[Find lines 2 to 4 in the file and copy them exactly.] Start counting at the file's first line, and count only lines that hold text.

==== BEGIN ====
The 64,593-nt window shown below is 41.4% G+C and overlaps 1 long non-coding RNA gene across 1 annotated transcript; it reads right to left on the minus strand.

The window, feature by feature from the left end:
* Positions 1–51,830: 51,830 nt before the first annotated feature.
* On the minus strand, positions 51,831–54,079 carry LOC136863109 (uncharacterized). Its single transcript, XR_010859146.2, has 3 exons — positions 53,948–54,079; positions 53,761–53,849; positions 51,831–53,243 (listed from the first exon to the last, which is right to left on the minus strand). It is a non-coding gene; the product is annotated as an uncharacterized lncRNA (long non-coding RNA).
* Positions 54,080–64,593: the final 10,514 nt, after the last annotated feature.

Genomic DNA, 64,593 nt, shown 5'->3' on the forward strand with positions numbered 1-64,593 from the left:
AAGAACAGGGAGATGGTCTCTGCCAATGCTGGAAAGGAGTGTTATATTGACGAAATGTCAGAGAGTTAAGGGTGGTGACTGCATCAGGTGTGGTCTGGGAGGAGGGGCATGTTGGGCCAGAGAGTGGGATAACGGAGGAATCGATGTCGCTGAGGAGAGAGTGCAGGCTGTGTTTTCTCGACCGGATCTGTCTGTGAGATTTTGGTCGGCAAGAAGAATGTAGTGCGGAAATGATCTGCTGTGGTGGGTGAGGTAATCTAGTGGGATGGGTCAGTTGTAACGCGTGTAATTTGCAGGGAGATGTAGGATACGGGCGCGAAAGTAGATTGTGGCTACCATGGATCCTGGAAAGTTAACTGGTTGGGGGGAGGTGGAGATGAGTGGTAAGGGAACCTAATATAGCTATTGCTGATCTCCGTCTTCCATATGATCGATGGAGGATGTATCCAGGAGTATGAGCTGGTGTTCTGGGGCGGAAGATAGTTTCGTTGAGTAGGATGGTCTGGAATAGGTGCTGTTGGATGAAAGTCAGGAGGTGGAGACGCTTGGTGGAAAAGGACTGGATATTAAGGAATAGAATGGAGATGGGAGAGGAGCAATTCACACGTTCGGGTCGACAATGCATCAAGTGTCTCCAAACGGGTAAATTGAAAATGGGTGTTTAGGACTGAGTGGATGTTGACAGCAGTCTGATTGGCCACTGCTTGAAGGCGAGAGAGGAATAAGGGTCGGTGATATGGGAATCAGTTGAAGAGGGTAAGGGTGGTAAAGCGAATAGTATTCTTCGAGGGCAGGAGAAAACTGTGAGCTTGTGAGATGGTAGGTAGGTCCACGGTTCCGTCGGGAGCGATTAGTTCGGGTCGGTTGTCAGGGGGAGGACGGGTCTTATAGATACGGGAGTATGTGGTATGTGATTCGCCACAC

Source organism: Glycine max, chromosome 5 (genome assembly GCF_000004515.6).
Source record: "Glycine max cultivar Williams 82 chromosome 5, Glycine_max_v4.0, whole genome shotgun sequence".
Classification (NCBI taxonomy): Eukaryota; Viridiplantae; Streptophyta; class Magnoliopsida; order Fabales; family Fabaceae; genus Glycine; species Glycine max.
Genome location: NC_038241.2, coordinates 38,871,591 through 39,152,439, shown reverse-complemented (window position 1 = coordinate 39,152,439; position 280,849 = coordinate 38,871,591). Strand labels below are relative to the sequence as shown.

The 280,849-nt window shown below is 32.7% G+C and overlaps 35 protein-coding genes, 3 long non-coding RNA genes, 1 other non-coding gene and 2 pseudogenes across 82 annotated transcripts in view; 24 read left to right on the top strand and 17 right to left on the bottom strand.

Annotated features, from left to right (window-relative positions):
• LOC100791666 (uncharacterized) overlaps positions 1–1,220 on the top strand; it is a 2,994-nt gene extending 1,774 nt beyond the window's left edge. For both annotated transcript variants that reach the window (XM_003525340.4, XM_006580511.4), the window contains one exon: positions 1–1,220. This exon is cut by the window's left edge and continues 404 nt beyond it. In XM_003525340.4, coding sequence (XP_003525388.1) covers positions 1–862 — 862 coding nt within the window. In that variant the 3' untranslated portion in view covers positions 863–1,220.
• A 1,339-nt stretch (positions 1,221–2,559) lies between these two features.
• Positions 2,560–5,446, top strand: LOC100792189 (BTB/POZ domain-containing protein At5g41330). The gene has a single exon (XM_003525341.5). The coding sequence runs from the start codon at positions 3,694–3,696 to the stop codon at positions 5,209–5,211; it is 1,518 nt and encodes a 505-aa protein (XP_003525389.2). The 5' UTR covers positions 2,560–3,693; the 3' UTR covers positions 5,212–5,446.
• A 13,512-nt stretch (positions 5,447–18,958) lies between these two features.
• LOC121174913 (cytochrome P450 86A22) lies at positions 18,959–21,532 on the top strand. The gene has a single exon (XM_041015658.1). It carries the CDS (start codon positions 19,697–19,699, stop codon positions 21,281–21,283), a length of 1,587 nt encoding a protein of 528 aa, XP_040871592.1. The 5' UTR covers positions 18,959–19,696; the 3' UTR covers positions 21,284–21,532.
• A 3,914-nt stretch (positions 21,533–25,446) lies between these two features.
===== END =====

The window, feature by feature from the left end:
* Positions 1–51,830: 51,830 nt before the first annotated feature.
* On the minus strand, positions 51,831–54,079 carry LOC136863109 (uncharacterized). Its single transcript, XR_010859146.2, has 3 exons — positions 53,948–54,079; positions 53,761–53,849; positions 51,831–53,243 (listed from the first exon to the last, which is right to left on the minus strand). It is a non-coding gene; the product is annotated as an uncharacterized lncRNA (long non-coding RNA).